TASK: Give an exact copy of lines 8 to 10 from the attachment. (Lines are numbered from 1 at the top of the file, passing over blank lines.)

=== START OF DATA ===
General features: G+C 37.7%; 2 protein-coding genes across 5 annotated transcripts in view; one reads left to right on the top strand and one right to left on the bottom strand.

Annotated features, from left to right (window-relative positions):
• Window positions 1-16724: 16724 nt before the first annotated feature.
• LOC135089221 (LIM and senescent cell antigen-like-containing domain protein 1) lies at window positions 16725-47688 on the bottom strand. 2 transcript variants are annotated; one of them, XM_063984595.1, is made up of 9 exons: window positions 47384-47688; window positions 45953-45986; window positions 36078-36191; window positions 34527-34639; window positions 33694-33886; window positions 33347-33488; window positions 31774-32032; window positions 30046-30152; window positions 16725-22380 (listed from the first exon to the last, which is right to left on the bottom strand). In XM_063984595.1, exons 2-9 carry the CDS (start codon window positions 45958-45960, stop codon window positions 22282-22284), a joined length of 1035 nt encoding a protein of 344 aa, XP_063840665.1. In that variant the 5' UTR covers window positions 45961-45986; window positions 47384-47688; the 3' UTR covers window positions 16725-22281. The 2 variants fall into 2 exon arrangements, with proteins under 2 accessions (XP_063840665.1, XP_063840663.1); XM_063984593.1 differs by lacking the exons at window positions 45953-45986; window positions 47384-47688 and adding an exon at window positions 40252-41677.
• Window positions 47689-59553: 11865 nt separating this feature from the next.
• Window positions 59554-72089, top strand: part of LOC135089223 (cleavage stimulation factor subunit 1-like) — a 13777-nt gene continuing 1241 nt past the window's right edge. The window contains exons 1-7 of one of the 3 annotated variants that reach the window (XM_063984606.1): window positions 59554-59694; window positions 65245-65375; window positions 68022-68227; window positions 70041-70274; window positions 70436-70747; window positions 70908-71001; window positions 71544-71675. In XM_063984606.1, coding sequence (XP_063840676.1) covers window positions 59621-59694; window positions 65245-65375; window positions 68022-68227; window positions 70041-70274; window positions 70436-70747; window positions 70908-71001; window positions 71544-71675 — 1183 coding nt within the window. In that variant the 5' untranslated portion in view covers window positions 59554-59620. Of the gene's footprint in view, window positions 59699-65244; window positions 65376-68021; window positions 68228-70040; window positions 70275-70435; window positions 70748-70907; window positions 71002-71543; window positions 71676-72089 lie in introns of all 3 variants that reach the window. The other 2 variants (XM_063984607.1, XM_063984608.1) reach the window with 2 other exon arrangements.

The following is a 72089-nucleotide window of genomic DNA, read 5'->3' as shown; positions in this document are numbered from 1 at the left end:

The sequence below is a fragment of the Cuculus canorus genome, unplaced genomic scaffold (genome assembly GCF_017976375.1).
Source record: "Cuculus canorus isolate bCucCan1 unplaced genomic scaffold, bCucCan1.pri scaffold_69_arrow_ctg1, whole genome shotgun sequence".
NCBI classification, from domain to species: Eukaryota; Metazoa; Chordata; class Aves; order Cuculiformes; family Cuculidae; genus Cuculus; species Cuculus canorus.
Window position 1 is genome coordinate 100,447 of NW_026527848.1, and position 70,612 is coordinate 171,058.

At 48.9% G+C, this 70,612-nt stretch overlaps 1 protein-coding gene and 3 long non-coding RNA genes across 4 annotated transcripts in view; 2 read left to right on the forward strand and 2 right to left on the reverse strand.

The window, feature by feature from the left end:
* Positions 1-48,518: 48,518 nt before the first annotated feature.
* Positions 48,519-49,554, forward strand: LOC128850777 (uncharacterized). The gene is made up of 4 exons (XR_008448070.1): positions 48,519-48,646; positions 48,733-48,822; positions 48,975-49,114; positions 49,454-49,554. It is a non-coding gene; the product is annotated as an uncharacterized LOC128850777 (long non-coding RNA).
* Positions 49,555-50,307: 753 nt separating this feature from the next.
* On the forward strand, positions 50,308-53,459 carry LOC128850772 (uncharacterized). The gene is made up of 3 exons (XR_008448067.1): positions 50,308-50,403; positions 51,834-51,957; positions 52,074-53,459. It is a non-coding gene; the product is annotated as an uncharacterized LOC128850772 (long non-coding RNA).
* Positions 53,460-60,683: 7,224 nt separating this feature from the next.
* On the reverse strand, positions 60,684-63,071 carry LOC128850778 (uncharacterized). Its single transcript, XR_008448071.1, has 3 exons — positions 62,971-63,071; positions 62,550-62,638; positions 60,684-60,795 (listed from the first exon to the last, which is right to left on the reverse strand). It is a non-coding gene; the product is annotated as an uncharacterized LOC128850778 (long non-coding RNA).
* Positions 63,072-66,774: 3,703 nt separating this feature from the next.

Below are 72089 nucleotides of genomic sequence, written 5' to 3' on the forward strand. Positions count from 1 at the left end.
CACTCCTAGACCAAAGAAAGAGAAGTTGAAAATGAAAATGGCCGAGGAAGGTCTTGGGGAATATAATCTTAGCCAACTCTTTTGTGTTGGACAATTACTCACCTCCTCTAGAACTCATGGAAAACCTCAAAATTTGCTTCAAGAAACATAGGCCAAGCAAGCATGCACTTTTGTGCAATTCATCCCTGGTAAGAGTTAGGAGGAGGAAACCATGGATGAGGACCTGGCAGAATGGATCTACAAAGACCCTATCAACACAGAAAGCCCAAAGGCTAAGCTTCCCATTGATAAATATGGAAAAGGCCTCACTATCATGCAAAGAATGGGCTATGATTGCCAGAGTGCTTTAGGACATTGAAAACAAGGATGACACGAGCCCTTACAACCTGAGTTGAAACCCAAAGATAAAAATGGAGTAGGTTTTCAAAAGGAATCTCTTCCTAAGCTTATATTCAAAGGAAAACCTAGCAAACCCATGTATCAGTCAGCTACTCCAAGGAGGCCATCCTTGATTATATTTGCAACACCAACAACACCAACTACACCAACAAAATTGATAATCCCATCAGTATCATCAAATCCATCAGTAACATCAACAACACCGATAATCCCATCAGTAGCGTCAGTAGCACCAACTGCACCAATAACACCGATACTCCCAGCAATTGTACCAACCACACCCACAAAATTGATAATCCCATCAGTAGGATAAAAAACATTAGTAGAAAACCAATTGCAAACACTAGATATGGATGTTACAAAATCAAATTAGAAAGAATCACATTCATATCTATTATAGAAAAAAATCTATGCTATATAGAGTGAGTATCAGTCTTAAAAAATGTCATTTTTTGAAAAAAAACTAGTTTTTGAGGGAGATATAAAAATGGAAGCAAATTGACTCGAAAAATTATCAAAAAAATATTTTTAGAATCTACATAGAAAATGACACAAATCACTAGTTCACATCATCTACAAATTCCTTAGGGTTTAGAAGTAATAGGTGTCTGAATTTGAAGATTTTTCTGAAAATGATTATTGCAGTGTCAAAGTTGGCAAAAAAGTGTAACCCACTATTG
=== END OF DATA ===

The sequence below is a fragment of the Cuculus canorus genome, unplaced genomic scaffold (genome assembly GCF_017976375.1).
Source record: "Cuculus canorus isolate bCucCan1 unplaced genomic scaffold, bCucCan1.pri scaffold_69_arrow_ctg1, whole genome shotgun sequence".
NCBI classification, from domain to species: Eukaryota; Metazoa; Chordata; class Aves; order Cuculiformes; family Cuculidae; genus Cuculus; species Cuculus canorus.